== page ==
Friday, May 10, 2013
Newman at Grandpont House in Oxford
I met with a rep from Scepter Publishers a couple of weeks ago and he gave me a copy of a book of essays published by Grandpont House in Oxford (England). John Powers asked me to read and review it. The essays were published after a series of presentations on John Henry Newman leading up to his beatification by Pope Benedict XVI in September 2010: Grandpont Papers 2: The Legacy of John Henry Newman: Essays for the Beatification.
Before I write more about the volume, let me introduce you to Grandpont House and give some more background on the presentations:
According to its website--source of the photo above--"Grandpont House is a late-Georgian building constructed over a branch of the Thames, overlooking Christ Church Meadows in central Oxford. Since 1959 it has acted as a venue for academic, cultural, outreach and religious activities for students and others. Like many other such university centres throughout the world, its establishment was inspired by St Josemaría Escrivá, the founder of Opus Dei."
The centre just completed a series of lectures on C.S. Lewis and J.R.R. Tolkien during Hilary term and Trinity term, which included presentations by Walter Hooper and Stratford Caldecott--"To mark the anniversaries of Lewis and Tolkien – fifty and forty years ago respectively – six seminars will take place at Grandpont House with a view to exploring different aspects of the two scholar-writers. These seminars are not primarily intended for English literature specialists, but aim to engage a general public who are interested in a whole range of topics from ecology to political systems, story-telling to film, philosophy to theology. Each speaker will talk for around 45 minutes, followed by discussion and dialogue—and if something of the convivial atmosphere of the Inklings is rekindled, so much the better." I hope I can get a review copy of those lectures too!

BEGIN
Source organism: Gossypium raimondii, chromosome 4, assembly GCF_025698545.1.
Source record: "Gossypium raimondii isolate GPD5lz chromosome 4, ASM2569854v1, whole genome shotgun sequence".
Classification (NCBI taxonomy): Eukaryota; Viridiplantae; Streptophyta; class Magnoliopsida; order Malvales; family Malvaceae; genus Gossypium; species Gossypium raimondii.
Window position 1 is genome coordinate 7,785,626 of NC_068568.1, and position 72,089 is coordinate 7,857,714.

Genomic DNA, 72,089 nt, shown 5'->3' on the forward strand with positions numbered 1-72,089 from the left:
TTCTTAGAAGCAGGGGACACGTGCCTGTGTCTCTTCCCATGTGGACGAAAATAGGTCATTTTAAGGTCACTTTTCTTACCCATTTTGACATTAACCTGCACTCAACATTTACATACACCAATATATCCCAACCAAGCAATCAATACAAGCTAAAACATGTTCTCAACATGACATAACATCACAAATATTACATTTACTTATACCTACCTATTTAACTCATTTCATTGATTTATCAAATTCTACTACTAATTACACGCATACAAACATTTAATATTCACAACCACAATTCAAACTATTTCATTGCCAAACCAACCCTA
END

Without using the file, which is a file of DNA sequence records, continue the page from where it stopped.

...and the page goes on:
The seminars adapted for the Grandpont Papers took place in May, June, and July of 2010, and this bulletin from Opus Dei gives us details about the speakers and their topics:
In the months leading up to the beatification of John Henry Newman (held in Birmingham, on September 19), Grandpont House university residence organized a cycle of seminars on the writings of the English cardinal. The sessions were directed to the university population of Oxford who wanted to learn more about Newman’s thought.
The first seminar, entitled “Newman and the Laity,” was held on May 22. Msgr. Richard Stork spoke about Newman’s vision of the role of the laity in the Church and in society. Professor Paul Shrimpton then discussed Newman’s ideas on the formation of the laity. He put special emphasis on approach taken at the “Catholic University” that Newman founded in 1854, and at the “Oratory School,” also founded by Newman in 1859.
The sessions on Saturday, June 19, centered on “Newman and Humanism.” Rev. James Pereiro spoke about reason and faith in the Cardinal’s thought and the influence of Aristotle’s ethics. Professor Shrimpton looked at Newman’s vision for the university. Following the thought of the new Blessed, he said that the university should be aimed not a imparting a specific body of knowledge, but rather at the development of a balanced and mature human personality.